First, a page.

Alex Toth produced some treasures for Dell. There's his work on The Land Unknown (you can see a gorgeous, richly textured page from that story at The Comics Journal, illustrating their interview with Dean Mullaney and Bruce Canwell); Walt Disney's Darby O'Gill and the Little People (one of my favorite comics ever and a page from which you can find at the TwoMorrows site along with an interview with Toth himself that appeared in Comic Book Artist #10); Clint and Mac; the John Wayne airplane flick The Wings of Eagles; and the charming No Time for Sergeants, a film which starred Andy Griffith. You remember Griffith. He would later play Sheriff Andy Taylor on his own program for Danny Thomas Productions, the same studio that made The Real McCoys. Those comics are all worth tracking down.
I have no idea how Alex Toth felt about drawing Walter Brennan's bucolic sitcom misadventures, but I don't imagine it was a dream job for him by any means. "Wild Wheels," the lead story in The Real McCoys (Dell Four Color Comics #1071, January-March 1960), the first issue, does feature elements that would play to his strengths. Real human beings doing relatively realistic things, plus all kinds of cars. I know Toth liked to work a bit on the minimalist side, or essentialist, if you prefer. The drawing is in what you leave out, simplify, simplify, simplify, edit yourself ruthlessly. Well, Toth the hell out of these drawings!
Let's take a closer look at a few pages.
Here's, from near the start of "Wild Wheels," we see a Toth interpretation of a Walter Brennan-caused traffic jam (oh, you crazy Grampa!) on a busy freeway. Toth, probably exceeding in a single image the entire The Real McCoys shooting budget for half a season's worth of episode production, turns the top two tiers of the page into one large panel. Toth may not have been giving the art his all, but this page is a shows some of the storytelling techniques he uses to overcome the limitations of the Dell six-panel page format. The eye enters the image at the usual spot, top lefthand corner where Toth places a concrete overpass in stark white, kind of crushes the cars driving along top of it, then leads us down the on-ramp (backwards!) to the busy middle-ground where suddenly we have dialogue balloons and sound effects.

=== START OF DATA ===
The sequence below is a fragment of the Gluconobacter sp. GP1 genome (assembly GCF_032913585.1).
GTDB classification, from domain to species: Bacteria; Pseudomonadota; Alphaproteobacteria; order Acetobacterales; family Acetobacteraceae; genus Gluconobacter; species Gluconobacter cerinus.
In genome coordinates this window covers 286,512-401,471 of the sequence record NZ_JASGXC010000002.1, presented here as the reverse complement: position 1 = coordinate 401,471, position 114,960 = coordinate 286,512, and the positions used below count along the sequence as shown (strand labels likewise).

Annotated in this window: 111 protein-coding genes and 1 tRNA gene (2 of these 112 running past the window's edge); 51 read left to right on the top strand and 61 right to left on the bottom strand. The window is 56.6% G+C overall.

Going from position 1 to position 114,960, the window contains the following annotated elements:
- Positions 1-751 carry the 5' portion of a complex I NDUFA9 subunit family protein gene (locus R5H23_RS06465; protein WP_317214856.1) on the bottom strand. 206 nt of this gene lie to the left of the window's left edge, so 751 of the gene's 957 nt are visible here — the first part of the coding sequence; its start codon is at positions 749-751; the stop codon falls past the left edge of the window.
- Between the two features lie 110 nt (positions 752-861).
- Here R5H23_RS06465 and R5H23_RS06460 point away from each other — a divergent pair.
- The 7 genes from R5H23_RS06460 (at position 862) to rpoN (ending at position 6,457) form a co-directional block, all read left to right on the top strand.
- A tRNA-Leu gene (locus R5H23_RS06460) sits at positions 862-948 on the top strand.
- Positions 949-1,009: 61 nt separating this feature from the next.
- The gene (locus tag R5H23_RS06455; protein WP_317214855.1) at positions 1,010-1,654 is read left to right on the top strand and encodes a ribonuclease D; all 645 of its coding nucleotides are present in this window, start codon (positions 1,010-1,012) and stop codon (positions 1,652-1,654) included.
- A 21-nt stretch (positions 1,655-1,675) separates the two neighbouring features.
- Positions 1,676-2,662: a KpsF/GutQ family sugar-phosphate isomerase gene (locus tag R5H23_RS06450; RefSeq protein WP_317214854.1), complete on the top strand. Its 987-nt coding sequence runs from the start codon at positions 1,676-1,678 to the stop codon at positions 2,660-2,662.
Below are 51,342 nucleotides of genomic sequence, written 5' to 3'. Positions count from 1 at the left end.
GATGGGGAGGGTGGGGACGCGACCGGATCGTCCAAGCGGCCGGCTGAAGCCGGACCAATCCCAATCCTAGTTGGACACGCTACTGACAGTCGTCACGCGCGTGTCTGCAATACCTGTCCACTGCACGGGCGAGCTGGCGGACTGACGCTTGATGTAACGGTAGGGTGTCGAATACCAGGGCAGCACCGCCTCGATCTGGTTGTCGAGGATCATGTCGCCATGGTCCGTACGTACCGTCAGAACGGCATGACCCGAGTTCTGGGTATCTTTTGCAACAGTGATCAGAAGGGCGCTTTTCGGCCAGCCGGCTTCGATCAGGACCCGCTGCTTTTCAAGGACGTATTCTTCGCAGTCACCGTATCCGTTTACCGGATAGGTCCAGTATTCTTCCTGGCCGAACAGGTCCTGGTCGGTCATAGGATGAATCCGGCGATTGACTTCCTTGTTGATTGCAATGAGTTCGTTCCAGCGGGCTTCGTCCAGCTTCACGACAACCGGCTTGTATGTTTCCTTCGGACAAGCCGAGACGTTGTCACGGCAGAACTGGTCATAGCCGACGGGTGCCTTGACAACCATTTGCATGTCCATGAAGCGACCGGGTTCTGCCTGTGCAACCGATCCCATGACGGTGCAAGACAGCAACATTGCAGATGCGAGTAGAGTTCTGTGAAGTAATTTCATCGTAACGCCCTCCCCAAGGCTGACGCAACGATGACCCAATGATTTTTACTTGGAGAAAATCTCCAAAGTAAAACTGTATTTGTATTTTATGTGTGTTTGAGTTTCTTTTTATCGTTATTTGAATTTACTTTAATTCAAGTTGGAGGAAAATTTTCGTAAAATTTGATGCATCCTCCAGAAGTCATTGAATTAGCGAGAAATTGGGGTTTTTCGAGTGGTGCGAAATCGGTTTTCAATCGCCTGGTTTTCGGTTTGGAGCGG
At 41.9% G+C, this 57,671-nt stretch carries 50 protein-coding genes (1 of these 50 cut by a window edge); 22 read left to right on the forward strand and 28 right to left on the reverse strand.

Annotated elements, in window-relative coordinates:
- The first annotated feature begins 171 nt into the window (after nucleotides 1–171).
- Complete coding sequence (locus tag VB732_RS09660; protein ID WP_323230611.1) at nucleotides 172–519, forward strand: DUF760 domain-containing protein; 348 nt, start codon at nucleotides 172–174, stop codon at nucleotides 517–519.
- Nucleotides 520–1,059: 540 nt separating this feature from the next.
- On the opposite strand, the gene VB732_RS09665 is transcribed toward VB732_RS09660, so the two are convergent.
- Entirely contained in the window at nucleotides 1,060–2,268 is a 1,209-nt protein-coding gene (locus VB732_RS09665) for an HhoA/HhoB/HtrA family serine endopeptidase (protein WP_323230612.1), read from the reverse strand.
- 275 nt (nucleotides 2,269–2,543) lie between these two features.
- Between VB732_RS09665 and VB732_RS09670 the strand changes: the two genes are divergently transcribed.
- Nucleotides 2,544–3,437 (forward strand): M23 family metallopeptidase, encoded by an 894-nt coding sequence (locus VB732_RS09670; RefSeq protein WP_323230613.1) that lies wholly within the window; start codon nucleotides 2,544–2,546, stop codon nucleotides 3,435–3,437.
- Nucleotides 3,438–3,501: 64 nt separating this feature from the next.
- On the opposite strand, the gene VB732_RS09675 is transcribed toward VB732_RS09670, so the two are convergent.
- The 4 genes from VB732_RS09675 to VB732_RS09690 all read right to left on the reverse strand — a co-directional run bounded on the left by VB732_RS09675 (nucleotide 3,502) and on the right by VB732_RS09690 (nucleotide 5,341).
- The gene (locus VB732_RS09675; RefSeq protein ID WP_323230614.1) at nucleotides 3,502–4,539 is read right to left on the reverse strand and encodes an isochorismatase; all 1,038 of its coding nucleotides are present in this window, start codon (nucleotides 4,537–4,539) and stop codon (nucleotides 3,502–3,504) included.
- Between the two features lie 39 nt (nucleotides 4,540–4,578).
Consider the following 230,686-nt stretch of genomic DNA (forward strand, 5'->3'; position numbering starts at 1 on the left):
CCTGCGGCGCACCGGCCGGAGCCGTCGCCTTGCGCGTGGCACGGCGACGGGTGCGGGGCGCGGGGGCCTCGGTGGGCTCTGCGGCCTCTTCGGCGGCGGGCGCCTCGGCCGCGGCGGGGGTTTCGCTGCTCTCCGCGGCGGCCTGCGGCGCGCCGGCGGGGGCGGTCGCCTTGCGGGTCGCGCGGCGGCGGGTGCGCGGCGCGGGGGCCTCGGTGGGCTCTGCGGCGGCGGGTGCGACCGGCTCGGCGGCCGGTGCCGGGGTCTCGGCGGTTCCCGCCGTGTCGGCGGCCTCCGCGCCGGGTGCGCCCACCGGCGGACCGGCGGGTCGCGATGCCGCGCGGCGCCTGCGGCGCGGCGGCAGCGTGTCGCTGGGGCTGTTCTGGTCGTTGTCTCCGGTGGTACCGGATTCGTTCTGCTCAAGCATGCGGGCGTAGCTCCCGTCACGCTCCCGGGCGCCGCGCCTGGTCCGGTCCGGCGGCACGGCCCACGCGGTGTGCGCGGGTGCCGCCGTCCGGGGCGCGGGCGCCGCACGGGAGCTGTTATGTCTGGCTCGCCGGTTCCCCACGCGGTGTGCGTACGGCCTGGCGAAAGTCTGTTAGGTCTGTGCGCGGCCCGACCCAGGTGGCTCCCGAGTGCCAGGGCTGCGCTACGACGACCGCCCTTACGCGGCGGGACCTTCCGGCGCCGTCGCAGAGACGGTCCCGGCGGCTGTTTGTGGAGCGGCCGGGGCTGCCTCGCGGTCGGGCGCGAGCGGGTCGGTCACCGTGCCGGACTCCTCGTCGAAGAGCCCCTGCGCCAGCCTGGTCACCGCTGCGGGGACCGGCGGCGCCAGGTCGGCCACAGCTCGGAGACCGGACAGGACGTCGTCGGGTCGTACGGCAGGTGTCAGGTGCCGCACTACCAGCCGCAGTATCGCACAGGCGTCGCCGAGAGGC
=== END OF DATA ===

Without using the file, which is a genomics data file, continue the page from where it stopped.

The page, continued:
This gives us time to absorb the situation-- the same way a TV show or film might use an establishing shot, then pan along it before introducing the main characters, which Toth does when he starts to speed up the pace and inserts action by cramming all the truly important stuff in the center of the page, in the area that would be the second two-panel tier (although the large balloons break into the top tier area), and just before quick-cutting the action in the two bottom panels.
It also means Toth can fill a page with a minimum of actual drawing. To that end, Toth leaves the grassy median and shoulders as open areas to be filled with green. No Tothian dabs of ink spotted here or there to suggest detail. While I'm in favor of leaving out visual noise, the rendering here feels unfinished.
There are a lot of cars, though, on the lower half of the page. At first, given the overhead angle and one-point perspective, the backed-up cars become an almost abstract suggestion of the typical American automobile, brightly colored rectangles lacking wheels. As we find ourselves in the middle of the action, with a more grounded viewpoint, Toth adds sparse detailing to the vehicles, resolving them a bit more with tailfins and brakelights, but leaving the troublesome in-perspective work of the oval tires simply suggested through quick brushstrokes underneath. Maybe we'd like to see those tires and hubcaps all worked out in proper perspective, but with Toth, even a shortcut like these inky blobs work as undercarriage shadows, as opposed to something a wannabe like I would do, where you'd see it just as ink. Grampa's jalopy with its old-fashioned rounded shapes and circular headlights contrasts sharply with the ultra-modern boxes around it.